Tuesday, August 3, 2010

The Debts of the Lenders: China on the Soapbox Again About US Treasuries

More harsh rhetoric about US fiscal profligacy. Chinese buyers, represented mostly by the state, are growing increasingly vocal in their criticism for the US to follow a European style austerity plan. . . . or else.

“I do not think U.S. Treasuries are safe in the medium-and long-run,” Yu, a
member of the state-backed Chinese Academy of Social Sciences, wrote yesterday
in an e-mailed response to questions. China is unable to sell the securities in
a “big way” and a “scary trajectory” of budget deficits and a growing supply of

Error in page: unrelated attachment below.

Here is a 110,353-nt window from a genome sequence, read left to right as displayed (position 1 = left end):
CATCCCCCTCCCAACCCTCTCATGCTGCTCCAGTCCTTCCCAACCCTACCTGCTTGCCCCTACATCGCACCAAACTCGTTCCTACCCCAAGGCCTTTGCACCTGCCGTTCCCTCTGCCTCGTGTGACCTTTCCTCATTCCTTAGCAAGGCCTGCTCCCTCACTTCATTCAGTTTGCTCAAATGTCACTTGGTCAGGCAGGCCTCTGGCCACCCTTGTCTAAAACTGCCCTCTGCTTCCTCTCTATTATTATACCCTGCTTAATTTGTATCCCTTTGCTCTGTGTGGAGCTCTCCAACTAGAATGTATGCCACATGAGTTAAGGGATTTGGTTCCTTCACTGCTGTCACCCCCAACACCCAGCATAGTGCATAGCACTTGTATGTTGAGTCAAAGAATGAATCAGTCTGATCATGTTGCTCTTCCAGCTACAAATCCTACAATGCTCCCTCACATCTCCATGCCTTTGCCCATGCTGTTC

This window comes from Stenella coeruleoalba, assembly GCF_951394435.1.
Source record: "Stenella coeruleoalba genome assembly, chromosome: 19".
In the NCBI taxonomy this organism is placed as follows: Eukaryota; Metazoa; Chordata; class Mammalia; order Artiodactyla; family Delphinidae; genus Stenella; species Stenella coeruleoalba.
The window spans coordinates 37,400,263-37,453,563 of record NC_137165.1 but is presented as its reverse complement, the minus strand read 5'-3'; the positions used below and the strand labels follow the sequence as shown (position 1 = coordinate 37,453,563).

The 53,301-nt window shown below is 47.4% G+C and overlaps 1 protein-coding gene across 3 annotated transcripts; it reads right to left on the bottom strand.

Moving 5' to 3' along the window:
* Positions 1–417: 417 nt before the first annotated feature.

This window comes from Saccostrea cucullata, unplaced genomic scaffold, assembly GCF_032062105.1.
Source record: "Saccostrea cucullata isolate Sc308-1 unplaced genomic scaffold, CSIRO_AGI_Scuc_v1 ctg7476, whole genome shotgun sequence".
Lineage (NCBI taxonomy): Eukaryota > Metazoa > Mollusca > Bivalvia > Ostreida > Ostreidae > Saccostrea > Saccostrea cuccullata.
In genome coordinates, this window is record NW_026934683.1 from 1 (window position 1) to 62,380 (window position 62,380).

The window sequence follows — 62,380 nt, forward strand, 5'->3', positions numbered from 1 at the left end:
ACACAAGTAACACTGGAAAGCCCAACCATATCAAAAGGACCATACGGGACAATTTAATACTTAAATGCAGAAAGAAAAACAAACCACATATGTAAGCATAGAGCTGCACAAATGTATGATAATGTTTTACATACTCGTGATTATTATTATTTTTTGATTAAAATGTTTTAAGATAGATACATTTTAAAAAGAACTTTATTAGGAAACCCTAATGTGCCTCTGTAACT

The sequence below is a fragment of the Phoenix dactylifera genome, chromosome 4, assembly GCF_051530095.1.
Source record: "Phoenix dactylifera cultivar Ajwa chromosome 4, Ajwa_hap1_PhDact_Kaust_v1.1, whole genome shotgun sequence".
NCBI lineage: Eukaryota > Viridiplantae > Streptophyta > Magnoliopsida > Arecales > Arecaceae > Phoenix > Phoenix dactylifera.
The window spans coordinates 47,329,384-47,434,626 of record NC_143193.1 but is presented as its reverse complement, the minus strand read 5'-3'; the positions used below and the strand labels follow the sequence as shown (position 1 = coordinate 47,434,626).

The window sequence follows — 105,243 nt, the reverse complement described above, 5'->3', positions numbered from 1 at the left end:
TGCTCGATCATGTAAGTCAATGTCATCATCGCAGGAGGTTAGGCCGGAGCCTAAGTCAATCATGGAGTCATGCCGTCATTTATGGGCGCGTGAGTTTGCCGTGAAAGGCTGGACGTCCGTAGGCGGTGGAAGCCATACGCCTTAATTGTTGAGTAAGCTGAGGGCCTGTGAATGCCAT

U.S. dollars put their value at risk, he said.

“China has to depend more on demand and supply in the foreign exchange
market for the determination of the yuan exchange rate,” Yu wrote. “Only God
knows how much value that China has stored in the U.S. government securities
will be left in the future when China needs to run down its reserves.”

“The U.S. government has strong incentives to reduce its real burden of
debt through inflation and dollar devaluation,” he said. “Whichever way it is,
the yuan-recorded market value of Treasuries will fall, causing huge capital
losses to China’s central bank.”

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